(HOST) For Women’s History Month, commentator Liz Jeffords remembers Esther Hartigan Sorrell, a trail blazer in Vermont’s Democratic Party.
(JEFFORDS) A few weeks before the Vermont Primary in 1946, my mother asked me to go to Mrs. Hartigan’s house to pick up some flyers. I was seven. As I climbed the stairs to the Hartigan’s, I could hear a group of women talking and laughing. I remember thinking they must be having a party; but they were folding flyers and stuffing them in envelopes.
Ernest Gibson was challenging the re-election of Governor Mortimer Proctor. Mr. Gibson had asked the Vermont Democrats to help him win the Republican Primary. I was given a bundle and told that I could help my mom give them to the neighbors.
This was my introduction into politics. These women, who seemed to be having such a good time, were the workers and the backbone of Burlington politics right after WWII. Among them were the Hartigan daughters: Esther, Audrey, Rosemary and Peg. It had been only 26 years since 1920, the year when women won the right to vote and when Esther Hartigan Sorrell was born.
After graduating from college in 1942, Esther married Thomas Sorrell, and together they raised four daughters and one son, Vermont’s Attorney General William Sorrell.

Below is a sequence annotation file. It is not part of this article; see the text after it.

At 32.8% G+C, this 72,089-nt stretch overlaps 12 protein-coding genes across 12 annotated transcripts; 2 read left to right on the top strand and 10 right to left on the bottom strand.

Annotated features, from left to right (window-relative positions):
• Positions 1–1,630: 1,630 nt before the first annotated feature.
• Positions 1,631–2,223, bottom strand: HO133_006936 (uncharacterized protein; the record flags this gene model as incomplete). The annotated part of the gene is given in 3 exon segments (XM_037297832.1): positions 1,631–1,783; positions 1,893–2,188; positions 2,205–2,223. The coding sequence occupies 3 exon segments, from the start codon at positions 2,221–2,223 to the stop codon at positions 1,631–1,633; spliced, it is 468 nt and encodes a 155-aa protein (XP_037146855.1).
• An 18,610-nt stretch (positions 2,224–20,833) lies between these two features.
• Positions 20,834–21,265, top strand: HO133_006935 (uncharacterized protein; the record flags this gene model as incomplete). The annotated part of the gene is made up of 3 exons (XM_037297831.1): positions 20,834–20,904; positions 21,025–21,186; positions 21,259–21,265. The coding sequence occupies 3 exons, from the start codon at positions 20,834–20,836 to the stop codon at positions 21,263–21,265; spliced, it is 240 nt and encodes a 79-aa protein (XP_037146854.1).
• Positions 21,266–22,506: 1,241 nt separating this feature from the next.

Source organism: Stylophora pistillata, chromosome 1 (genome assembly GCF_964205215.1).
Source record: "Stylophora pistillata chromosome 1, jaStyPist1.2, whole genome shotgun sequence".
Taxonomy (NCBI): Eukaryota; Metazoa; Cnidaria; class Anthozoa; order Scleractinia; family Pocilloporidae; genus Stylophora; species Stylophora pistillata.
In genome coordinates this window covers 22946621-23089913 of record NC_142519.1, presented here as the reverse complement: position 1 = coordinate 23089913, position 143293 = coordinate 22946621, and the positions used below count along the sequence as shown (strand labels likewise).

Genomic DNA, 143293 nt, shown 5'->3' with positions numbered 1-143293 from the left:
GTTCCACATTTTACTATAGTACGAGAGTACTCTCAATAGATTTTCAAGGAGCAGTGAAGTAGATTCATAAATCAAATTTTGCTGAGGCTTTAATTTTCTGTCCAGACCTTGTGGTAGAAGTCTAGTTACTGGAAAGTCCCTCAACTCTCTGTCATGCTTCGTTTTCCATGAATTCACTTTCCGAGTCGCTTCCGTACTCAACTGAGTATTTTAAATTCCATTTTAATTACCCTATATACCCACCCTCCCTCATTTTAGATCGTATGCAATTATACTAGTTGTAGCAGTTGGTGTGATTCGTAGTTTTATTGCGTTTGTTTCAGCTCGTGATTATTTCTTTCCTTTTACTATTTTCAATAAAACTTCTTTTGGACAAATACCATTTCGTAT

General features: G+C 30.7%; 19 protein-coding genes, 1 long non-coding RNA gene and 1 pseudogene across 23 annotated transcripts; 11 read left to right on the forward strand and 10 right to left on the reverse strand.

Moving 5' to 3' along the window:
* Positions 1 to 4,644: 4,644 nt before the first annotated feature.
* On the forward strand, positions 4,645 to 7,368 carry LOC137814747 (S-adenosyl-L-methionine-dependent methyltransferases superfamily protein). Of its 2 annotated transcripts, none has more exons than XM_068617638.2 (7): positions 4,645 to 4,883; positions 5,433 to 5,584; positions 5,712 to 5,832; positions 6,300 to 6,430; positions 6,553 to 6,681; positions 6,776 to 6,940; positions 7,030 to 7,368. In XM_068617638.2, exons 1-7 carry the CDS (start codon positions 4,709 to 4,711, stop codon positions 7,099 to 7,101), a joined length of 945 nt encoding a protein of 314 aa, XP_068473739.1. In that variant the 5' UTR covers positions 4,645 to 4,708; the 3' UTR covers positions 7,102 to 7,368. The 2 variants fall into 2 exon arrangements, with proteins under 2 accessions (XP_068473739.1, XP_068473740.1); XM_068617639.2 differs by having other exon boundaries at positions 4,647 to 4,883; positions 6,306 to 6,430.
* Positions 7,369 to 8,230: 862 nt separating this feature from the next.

Esther was president of the League of Women Voters during the 195Os, and women often gathered in her kitchen to discuss current events as she prepared supper.
Howard Dean tells of going to Esther’s house to work for Jimmy Carter. There he watched Vermont Week in Review, munched cookies and got a crash course in Vermont Politics.
In his book Winning Back America Dean writes, “In 1958, the governor’s race was very close, and the Democrats lost only after a recount. The county chairman called in Esther and a group of women who’d worked on the campaign and said, ‘Girls, you worked really hard. How about we give you a party?’ And Esther said, ‘How about you give us some seats on the county committee?’ – which at that time was all male.”
In 1972, Esther and Governor Madeleine Kunin started the Women’s Political Caucus. Kunin says, “We sat around trying to decide what to do, and we decided to run ourselves.” Esther ran and won a seat in the Vermont Senate, where she served for ten years.
When she died in 1990 at age 69, the newspapers called her the “Mother of the Democratic Party in Vermont.” Certainly she encouraged, and some say launched, the successful careers of Governor Philip Hoff in 1962, Governor Madeleine Kunin and Governor Howard Dean.
After one of her votes contributed to the ratification of the federal Equal Rights Amendment – which passed by a hair – Senator Sanborn Partridge of Rutland said to her, “Well, now that we have passed ERA, do I call you Mrs. or Ms.?”
Esther replied, “Just call me Senator!”
This is Liz Jeffords of Shrewsbury.
Liz Daley Jeffords, wife of U. S. Senator Jim Jeffords, is a native of Burlington.